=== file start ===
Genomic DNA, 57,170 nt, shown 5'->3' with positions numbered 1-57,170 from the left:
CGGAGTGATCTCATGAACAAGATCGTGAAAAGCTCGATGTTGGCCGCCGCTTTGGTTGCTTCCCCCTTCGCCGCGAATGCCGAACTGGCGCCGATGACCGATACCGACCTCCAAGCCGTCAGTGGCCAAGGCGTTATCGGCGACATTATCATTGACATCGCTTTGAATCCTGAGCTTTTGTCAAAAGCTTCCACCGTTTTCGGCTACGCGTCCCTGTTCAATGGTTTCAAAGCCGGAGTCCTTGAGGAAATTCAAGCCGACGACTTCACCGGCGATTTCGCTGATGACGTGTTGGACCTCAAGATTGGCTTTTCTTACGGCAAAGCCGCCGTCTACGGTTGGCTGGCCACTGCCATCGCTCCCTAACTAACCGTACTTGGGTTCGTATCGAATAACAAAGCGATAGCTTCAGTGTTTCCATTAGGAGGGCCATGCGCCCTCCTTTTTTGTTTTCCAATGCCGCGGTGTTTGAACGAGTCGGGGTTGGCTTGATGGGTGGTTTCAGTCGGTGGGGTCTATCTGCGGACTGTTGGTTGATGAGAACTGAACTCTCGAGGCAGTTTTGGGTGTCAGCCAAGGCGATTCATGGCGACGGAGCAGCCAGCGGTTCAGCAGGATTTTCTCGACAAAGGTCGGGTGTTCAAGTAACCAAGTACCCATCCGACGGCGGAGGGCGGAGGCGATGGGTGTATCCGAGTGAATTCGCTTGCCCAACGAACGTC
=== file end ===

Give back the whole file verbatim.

Genomic DNA, 57,170 nt, shown 5'->3' with positions numbered 1-57,170 from the left:
CGGAGTGATCTCATGAACAAGATCGTGAAAAGCTCGATGTTGGCCGCCGCTTTGGTTGCTTCCCCCTTCGCCGCGAATGCCGAACTGGCGCCGATGACCGATACCGACCTCCAAGCCGTCAGTGGCCAAGGCGTTATCGGCGACATTATCATTGACATCGCTTTGAATCCTGAGCTTTTGTCAAAAGCTTCCACCGTTTTCGGCTACGCGTCCCTGTTCAATGGTTTCAAAGCCGGAGTCCTTGAGGAAATTCAAGCCGACGACTTCACCGGCGATTTCGCTGATGACGTGTTGGACCTCAAGATTGGCTTTTCTTACGGCAAAGCCGCCGTCTACGGTTGGCTGGCCACTGCCATCGCTCCCTAACTAACCGTACTTGGGTTCGTATCGAATAACAAAGCGATAGCTTCAGTGTTTCCATTAGGAGGGCCATGCGCCCTCCTTTTTTGTTTTCCAATGCCGCGGTGTTTGAACGAGTCGGGGTTGGCTTGATGGGTGGTTTCAGTCGGTGGGGTCTATCTGCGGACTGTTGGTTGATGAGAACTGAACTCTCGAGGCAGTTTTGGGTGTCAGCCAAGGCGATTCATGGCGACGGAGCAGCCAGCGGTTCAGCAGGATTTTCTCGACAAAGGTCGGGTGTTCAAGTAACCAAGTACCCATCCGACGGCGGAGGGCGGAGGCGATGGGTGTATCCGAGTGAATTCGCTTGCCCAACGAACGTC